The United States in World History
Routledge, 27. sep. 2006 - 192 síđur
In this concise, accessible introductory survey of the history of the United States from 1790 to the present day, Edward J. Davies examines key themes in the evolution of America from colonial rule to international supremacy.
Focusing particularly on those currents within US history that have influenced the rest of the world, the book is neatly divided into three parts which examine the Atlantic world, 1700–1800, the US and the industrial world, and the emergence of America as a global power. The United States in World History explores such key issues as:
Part of our successful Themes in World History series, The United States in World History presents a new way of examining the United States, and reveals how concepts that originated in America's definition of itself as a nation – concepts such as capitalism, republicanism and race – have had supranational impact across the world.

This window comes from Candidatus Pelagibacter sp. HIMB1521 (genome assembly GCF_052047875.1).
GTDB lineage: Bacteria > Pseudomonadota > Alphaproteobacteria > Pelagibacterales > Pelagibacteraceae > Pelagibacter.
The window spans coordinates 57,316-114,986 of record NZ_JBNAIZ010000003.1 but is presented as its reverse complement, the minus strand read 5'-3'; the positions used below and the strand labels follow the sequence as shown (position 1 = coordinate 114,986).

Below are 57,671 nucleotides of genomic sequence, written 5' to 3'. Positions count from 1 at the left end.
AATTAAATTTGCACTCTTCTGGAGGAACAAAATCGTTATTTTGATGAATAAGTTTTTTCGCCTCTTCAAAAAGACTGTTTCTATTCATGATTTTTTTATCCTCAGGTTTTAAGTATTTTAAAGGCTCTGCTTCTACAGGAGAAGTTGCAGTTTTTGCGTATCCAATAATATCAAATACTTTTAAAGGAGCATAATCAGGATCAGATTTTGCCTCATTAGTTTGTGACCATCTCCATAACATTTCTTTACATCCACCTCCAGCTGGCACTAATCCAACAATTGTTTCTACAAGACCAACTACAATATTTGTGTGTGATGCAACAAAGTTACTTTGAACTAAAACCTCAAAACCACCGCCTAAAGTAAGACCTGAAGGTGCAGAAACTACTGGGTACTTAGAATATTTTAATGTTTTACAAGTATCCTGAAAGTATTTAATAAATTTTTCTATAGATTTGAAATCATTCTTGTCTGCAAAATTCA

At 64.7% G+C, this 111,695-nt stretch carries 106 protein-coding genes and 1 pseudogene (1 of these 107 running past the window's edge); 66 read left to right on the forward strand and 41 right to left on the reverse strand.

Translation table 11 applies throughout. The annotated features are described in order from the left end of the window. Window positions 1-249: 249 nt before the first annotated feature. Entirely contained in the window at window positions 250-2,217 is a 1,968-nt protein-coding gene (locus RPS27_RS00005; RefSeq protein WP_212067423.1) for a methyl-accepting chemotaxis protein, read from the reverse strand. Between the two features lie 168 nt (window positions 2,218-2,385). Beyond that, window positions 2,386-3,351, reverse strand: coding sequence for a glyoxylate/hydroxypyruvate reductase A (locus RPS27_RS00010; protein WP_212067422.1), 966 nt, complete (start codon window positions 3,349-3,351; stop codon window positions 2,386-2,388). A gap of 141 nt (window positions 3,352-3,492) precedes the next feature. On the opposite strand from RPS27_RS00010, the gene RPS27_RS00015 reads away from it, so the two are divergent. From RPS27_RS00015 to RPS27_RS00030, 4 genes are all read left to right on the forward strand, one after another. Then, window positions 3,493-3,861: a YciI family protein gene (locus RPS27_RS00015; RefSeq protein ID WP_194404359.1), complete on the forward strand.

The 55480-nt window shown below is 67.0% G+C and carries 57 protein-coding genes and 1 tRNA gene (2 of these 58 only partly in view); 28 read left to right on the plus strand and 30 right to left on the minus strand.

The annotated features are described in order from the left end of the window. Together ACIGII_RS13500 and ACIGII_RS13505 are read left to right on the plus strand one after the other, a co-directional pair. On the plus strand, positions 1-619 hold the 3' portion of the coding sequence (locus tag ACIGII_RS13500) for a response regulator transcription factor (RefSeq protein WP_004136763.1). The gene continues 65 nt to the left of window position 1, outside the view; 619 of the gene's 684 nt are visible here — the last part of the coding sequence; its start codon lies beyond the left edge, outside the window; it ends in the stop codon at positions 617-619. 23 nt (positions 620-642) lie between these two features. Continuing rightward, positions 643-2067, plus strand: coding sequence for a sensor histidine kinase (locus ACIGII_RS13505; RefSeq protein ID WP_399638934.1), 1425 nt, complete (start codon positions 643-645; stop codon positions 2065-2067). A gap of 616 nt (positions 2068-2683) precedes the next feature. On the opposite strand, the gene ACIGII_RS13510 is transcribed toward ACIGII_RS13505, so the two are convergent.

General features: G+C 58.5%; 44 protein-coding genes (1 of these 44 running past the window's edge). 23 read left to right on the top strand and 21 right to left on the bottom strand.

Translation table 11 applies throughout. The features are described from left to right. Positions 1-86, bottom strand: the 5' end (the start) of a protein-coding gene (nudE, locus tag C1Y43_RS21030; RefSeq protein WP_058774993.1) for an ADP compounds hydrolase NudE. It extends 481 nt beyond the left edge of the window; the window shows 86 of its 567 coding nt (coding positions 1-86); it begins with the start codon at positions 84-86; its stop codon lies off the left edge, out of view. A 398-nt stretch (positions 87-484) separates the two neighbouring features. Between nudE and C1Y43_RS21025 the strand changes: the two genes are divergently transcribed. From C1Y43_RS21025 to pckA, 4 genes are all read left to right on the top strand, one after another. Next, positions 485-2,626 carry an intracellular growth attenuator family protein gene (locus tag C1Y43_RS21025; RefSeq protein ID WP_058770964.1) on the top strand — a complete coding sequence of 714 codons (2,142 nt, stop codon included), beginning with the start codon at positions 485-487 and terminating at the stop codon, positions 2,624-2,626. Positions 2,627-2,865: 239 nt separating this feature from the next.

From inside the book
Niđurstöđur 1 - 5 af 81
The Atlantic migrations of the late nineteenth and early twentieth centuries intimately connected the United States with Europeans. These migrations also joined other Atlantic states such as Argentina and Canada with Europe.
European ships. Of course the Atlantic Ocean and the rivers that flowed into it provided the means of moving people and goods across the great distances that separated departure points and destinations. The British North American ...
They facilitated the introduction of European goods into colonial life and shipped out the exports that ultimately paid for these goods. The ports served as distributors for their large and, in some cases, dynamic hinterlands.
By the 1750s it enjoyed a legion of buyers in the expanding markets of urban consumers in Europe and especially in France, the largest buyer of North American tobacco. Europeans preferred the scent of tobacco in snuff.
Ships hauled rice to European and Caribbean markets and they brought African labor to the Carolina and Georgia coasts. The African labor provided the muscle for the rice plantations. Even more important, labor from West Africa ...
What people are saying - Write a review